Plus-sign overloading is a problem in my opinion. It is difficult to tell by looking at the expression alone how it is going to handle various situations. And, each language that uses it seems to have different rules. I say dispense with overloading and have a dedicated string concatenation character.
As far as what the concatenation operation should be, I prefer "&" over "." because "." is best used for object/array dividers. But some languages use "&" for dereferencing.
I didn't mind the use of `++` in Haskell.
Me too, but it is used as pre/post-increment in C++ and others (which has is own problems.
In my domain I use string catenation far more often than arithmetic addition. Thus, I'd rather have a single character.
Ah. By that reasoning, I suggest you use `(`. That neatly avoids the PlusSignOverloading problem and simultaneously provides you with a one-character solution to your string(catenation(requirements.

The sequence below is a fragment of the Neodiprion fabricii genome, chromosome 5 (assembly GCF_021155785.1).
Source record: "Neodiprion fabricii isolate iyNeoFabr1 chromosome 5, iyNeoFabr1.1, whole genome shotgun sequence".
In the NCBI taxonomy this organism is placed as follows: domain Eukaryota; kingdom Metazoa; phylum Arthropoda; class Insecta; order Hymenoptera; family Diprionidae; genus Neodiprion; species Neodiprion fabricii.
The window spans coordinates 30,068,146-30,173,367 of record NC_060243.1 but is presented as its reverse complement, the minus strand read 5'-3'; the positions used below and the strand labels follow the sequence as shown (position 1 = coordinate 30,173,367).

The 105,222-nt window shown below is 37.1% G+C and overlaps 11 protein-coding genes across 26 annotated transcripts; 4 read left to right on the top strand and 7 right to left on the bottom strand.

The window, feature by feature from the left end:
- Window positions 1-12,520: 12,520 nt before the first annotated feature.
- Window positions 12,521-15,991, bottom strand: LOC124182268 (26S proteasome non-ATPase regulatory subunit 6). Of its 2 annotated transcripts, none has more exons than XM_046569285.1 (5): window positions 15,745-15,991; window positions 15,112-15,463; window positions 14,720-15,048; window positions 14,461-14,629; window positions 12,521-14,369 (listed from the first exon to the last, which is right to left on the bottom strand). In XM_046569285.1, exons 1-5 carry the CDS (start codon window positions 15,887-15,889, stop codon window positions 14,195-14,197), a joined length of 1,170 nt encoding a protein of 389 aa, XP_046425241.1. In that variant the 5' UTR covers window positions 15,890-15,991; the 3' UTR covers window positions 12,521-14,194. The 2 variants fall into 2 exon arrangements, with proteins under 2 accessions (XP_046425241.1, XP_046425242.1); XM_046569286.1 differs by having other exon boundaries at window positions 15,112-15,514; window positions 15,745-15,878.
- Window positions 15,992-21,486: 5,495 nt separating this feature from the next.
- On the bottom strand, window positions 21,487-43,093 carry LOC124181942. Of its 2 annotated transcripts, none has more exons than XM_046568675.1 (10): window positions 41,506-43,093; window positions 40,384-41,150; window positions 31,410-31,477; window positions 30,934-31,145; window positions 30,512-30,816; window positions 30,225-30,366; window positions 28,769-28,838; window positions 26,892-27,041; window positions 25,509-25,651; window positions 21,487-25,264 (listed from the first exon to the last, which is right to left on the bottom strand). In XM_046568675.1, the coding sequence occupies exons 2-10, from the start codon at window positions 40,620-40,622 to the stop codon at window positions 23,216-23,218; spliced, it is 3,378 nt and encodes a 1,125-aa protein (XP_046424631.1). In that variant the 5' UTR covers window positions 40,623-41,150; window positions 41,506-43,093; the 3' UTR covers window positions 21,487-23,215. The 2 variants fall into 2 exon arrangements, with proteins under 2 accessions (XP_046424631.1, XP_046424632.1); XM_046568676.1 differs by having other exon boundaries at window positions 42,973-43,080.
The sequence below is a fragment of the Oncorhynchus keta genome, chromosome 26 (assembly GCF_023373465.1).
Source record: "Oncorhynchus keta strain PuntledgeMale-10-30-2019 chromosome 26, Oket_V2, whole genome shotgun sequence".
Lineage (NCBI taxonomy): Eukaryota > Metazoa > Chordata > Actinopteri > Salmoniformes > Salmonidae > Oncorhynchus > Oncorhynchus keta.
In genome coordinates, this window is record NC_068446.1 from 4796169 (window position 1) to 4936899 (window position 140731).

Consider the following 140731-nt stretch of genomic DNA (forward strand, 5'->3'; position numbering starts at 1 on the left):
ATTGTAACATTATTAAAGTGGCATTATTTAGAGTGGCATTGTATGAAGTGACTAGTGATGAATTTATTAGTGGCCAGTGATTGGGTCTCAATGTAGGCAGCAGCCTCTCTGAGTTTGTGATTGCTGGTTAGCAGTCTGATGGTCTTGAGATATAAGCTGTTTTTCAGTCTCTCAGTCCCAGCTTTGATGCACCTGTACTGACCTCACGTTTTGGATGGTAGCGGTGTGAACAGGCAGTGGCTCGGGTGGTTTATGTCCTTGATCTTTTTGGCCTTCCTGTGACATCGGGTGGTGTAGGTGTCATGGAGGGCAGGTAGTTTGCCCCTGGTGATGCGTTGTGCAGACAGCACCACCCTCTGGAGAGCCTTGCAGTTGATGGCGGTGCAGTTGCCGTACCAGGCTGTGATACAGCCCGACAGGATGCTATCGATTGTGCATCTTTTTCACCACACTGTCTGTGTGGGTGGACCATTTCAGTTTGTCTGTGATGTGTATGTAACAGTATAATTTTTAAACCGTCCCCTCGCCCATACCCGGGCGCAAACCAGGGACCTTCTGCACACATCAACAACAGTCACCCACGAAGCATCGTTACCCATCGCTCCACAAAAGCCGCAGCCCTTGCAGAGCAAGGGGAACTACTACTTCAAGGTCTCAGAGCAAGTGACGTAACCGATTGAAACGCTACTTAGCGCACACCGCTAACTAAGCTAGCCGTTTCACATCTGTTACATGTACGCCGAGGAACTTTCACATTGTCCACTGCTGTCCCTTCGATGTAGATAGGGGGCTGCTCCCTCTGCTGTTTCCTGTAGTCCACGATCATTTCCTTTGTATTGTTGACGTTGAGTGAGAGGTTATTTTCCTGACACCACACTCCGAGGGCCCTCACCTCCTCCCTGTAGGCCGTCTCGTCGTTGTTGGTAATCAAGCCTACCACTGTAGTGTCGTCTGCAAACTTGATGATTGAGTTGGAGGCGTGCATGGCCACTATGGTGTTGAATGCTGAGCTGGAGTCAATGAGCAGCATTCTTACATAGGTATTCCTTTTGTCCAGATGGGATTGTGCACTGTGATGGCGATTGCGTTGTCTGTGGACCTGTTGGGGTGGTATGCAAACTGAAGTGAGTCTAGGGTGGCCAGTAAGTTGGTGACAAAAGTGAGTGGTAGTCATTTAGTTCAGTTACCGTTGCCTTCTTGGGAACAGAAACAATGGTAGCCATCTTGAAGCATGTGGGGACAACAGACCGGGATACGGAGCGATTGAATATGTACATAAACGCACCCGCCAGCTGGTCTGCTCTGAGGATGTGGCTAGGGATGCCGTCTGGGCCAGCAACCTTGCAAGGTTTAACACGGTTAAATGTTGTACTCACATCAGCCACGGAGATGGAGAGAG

I hope this is meant as a joke. Obviously, "(" has a lot of other potential uses. "@" or "*" are some options that are not used very often for other purposes.
If '*' was in use, you'd be here complaining about MulSignOverloading... and the CeePlusPlus guys would just go grab a beer and start talking about FourStarProgramming. Use of '$' or '%' or '^' aren't too bad, though.
You are right, toss the the "*" suggestion. I was thinking of doing something else with multiplication, but decided against it.
String concatenation in Haskell is a grossly expensive operation, unfortunately. I learned that lesson really fast when writing the prototype for CUT 3. However, expressing strings as large trees of extents made things go much faster -- there, I'd flatten the tree only when absolutely necessary, and amortized the cost of concatenation or printing. Perhaps, with that being said, the best solution to string concatenation isn't concatenation, but rather, composition of extents in lists? --SamuelFalvo?Even if you've got ropes or other forms of high-efficiency logical concatenation, you'd do well to have an operator for(indicating(intent(to(concatenate.
See also OperatorOverloading, OverloadingCommaOperatorCategoryLanguageFeatureCategoryCppCategoryRuby